How to Photograph Hands; a Guideline for Photographers
How to Photograph Hands - a Guideline for Photographers
You have seen many an advertisement which features beautifully manicured hands or the hands of a working person, baby hands and just plain old hands.
There are models whose sole claim to fame and how they earn a living is by having hands which are worth photographing.
Many product manufacturers benefit from having their products grace a beautiful hand. These hand models, as they are sometimes known, charge a good fee for having their hands featured in product advertisement and some, have had them insured.
This should come as no surprise when some celebrities have had some body parts insured simply because that's why they are known for, so having that part of your body, like your hands, which is your money maker insured is not that unusual.
As far as photographing them, unless you have a specific product in mind such as a ring, a watch or some specific nail polish, then your efforts should be directed at showcasing various samples and textures.
Your models should have hands that are neatly manicured and free from any spots or blemishes. Fingernails should be well cropped too.
Present them singly or as a pair. Your shots should be close enough that they show texture, including fine lines and ridges. If using nail polish, it should "jump out" at you and appear to still be wet.
The other side of the spectrum should feature the hands of a working person, rough and blemished, grease stained and with dirt lined ridges and dirty fingernails. This is unequivocally a working hand.
You can do comparisons such as a photographic dichotomy; the young and the old, male and female, manicured and not.
You should also include some hands which are holding props such as a delicate flower being held by a very rough hand, a large hand cupping a smaller one, a delicate hand grasping a rougher one or vice verse, even holding their tools of their trade.
The possibilities are quite abundant but your images should always be crisply focused and the lighting should be just right; not too much or too little. They should be photographed with diffused light to avoid creating harsh light or overpowering any details.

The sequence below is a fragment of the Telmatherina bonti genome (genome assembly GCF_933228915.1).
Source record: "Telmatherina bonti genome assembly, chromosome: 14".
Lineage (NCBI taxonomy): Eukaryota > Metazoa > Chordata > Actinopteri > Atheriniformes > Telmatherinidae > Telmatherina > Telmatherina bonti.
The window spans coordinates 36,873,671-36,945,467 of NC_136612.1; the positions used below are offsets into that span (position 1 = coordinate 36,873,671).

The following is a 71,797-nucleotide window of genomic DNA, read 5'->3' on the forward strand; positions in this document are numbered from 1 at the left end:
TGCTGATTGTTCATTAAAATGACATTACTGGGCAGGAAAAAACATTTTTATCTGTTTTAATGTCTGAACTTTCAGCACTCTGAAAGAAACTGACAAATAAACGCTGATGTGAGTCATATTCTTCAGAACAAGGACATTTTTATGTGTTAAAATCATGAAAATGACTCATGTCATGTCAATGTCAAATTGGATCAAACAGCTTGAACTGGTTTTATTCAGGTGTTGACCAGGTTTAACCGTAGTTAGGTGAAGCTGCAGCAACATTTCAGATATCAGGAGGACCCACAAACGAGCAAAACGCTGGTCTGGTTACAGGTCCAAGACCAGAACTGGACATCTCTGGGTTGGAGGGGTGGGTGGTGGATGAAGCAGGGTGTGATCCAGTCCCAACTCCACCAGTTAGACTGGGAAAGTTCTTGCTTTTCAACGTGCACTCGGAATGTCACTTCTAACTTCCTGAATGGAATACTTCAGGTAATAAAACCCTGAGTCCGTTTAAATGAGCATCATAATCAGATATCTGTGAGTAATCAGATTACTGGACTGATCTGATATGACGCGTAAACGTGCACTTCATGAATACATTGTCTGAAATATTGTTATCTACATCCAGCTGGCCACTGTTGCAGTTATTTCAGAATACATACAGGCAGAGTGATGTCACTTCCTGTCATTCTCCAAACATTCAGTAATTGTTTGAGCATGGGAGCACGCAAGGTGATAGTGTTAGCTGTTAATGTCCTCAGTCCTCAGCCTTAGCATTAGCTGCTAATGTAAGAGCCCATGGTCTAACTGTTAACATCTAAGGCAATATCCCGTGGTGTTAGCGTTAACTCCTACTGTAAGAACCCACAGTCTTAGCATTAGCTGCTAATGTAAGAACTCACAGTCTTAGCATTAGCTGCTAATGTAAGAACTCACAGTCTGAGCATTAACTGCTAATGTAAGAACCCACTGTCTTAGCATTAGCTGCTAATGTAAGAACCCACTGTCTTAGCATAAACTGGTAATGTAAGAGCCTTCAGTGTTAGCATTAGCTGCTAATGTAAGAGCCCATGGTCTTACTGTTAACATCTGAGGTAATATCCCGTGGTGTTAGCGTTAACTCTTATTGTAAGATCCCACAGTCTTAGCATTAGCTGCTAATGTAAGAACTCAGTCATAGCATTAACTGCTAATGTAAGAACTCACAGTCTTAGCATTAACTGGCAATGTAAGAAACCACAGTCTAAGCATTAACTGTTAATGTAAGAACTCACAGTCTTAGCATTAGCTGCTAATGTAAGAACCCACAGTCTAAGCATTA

Backgrounds are usually one out of two shades; either light/white or dark/black. Depending on your model's skin texture and complexion, is what will determine the background color.
There are also many creative ways of photographing hands, like having them dipped in paint and capturing the image while the paint is still dripping.
Hands that are shown gripping an item such as a tool are used to signify a specific job field which will seem more realistic depending on which set of hands you feature, like male hands for heavy tools and female for lighter things so this is worth paying close attention too; match the hands to the job.
Hands can be used to make designs such as a "heart" shape, a "peace sign", an "I'm OK sign", maybe even a "one finger salute".
For more risque shots, consider showing hands that carefully clasp or cover someone else intimate body parts or their own. Hands can also represent a great study of line, shape, texture and form and these images often find their way into art galleries.
If you want to make it more of a commercialized project, then try adding commercial props such as rings, watches, jewelry, nail polish or any product which is made specifically for hands such as hand moisturizing cream.
Once you have a good number of technically sound images then you can start to submit samples to photo stock houses, photo agents and to the product manufactures also.
Above all, hands have been featured in commercial and regular photography applications for quite some time and their images are nothing new, so you must be creative and infuse them with your "touch", this will distinguish your photographs from the work of others.
Good tips to follow are to use softening filters which tend to hide smaller imperfections, using colored filters to cast a color shade, a fresh manicure and an application of moisturizer just before a shoot are just some good tricks of the trade that are worth considering and implementing.
Before you start on this project you should have a rough detailed plan of your intended shoot and its purpose.
You should also have any props ready as well as to carefully plan your lighting layout. Have a stand or table or surface where your models' hand will rest or a pre-selected backdrop available.
If using grease, make up, or moisturizer have them ready as well as something to wipe clean after application. All of these little steps ensure that your hand model shooting session goes smoothly and without fail.
Consider also shooting both in color and in black and white. Black and white is especially well suited for showing texture and color for capturing an audience's attention.
Use this theme also to broaden your technique and to expose yourself to the many photographic genres which are currently practiced. Even if your images are not profitable, you gain from the practice and exposure.
Did you know that some models make a living by having their hands photographed?
© 2011 Luis E Gonzalez